This week, a damning report led by Anne Whyte QC laid bare “systemic” issues of physical and emotional abuse in gymnastics, as well as some incidents of sexual abuse.
The £3m review and its 306-page report detailed incidents of athletes being made to train on broken bones, punished for needing the toilet, sat on by coaches, and subjected to excessive weight management – which left some with eating disorders described as the “tyranny of the scales” by Whyte.
The report anonymised the hundreds of athlete submissions it received and did not identify individual coaches.
BBC Sport has worked on this story for two years and previously heard first-hand from some of the victims of this abuse, who then became whistleblowers.
Here are some of their stories.
Nicole Pavier was one of the first gymnasts to speak to BBC Sport about her experiences of abuse in the sport. She developed bulimia when she was 14 and retired three years later after becoming “a shell of a person”.
“I don’t know how to describe it without just saying the whole situation was abusive – from the coaches we had screaming and shouting and swearing, being physically hands on when we would do things, not listening to us if we were injured.
“I had some twinging in my hip and my coach didn’t believe me. Then I was on the floor and felt a crack in my back and then she screamed at me to finish my routine, and told my mum I wasn’t doing anything I was told in training.
“[My coach] was very angry… and made me feel responsible for what was going on. The doctor found stress fractures in my lower back.
“[Gymnasts were weighed] twice a week at that point, and if we were gaining weight coaches would tell our parents to put us on a diet.
“If we couldn’t do something or our routines weren’t going well, it would be ‘go and get on the scales, you’ve put on weight that’s why, go and spend an hour on the cross trainer, do this conditioning ‘You need to lose weight by this point for your gymnastics to be any better’.
“Scales are still a major problem for me – part of my discharge from my eating disorder place was me not having scales in my house, and if I go to doctors now I have to get on [the scale] backwards so I don’t see what I weigh because of all the bad memories and fear it brings back to me.”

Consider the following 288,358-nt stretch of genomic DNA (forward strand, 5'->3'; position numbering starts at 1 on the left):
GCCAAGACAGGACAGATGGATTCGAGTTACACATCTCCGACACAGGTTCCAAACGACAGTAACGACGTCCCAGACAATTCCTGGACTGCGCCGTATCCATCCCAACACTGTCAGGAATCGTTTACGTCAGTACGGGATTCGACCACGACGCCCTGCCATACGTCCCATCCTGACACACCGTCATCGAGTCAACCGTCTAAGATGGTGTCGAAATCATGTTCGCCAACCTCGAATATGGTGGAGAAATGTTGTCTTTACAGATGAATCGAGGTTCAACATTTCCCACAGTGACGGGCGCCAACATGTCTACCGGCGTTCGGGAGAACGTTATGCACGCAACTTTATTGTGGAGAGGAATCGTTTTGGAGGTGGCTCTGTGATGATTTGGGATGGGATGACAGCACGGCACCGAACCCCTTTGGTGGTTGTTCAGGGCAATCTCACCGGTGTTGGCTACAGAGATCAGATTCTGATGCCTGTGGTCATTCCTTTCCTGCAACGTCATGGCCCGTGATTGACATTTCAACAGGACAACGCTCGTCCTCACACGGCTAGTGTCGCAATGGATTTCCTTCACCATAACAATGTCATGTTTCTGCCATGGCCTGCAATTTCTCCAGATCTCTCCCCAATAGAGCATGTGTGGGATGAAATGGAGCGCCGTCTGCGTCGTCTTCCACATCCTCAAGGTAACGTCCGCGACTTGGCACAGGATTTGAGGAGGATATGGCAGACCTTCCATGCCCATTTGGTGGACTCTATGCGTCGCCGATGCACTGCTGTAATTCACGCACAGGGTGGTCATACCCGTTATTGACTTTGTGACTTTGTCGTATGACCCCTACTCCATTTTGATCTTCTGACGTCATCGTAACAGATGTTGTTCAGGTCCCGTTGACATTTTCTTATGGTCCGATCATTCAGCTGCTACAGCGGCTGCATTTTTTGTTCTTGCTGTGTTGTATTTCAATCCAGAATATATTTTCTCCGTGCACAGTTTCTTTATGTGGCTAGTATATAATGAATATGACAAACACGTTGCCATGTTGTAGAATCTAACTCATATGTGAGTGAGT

Poppy Wynn’s former coach, Liz Kincaid, was pulled from Great Britain’s coaching squad just weeks before the Tokyo Olympics last year after a serious allegation was made against her. Kincaid denies all allegations.
At the age of 12, former Welsh gymnast Wynn – now 25 – tore her perineum after landing in oversplits – splits that go further than 180 degrees and bring the legs and feet above the hips – after a missed catch on the bars, when she was not being monitored.
“I went to Liz, I had blood dripping down my leg and she then took me into the office and gave me sanitary pads to effectively mop up the blood and then sent me back into the gym.
“I don’t believe you could see what happened and think anything else than [that it was] quite a serious injury. She didn’t ring my parents until later, because it was several hours until my mum came to pick me up.
“My mum had been told that it wasn’t something to worry about, [that] I’d just started menstruating. I told my mum I’d had some sort of injury or accident, so she took a look, and she was horrified. She said it was worse than childbirth.
“She took me to the hospital and they were so concerned. I saw a nurse, then a doctor, and they then said that a gynaecologist had to see me.”
Former acrobatic gymnast Eloise Jotischky was the first to win a civil case against British Gymnastics for the abuse she experienced in the sport. The governing body admitted full liability.
She alleges she was left “physically exhausted” after being subjected to inappropriate weight management techniques by her former coach, Andrew Griffiths. Griffiths, who did not respond to BBC Sport requests for comment, has canceled his British Gymnastics membership and is no longer permitted to coach under them.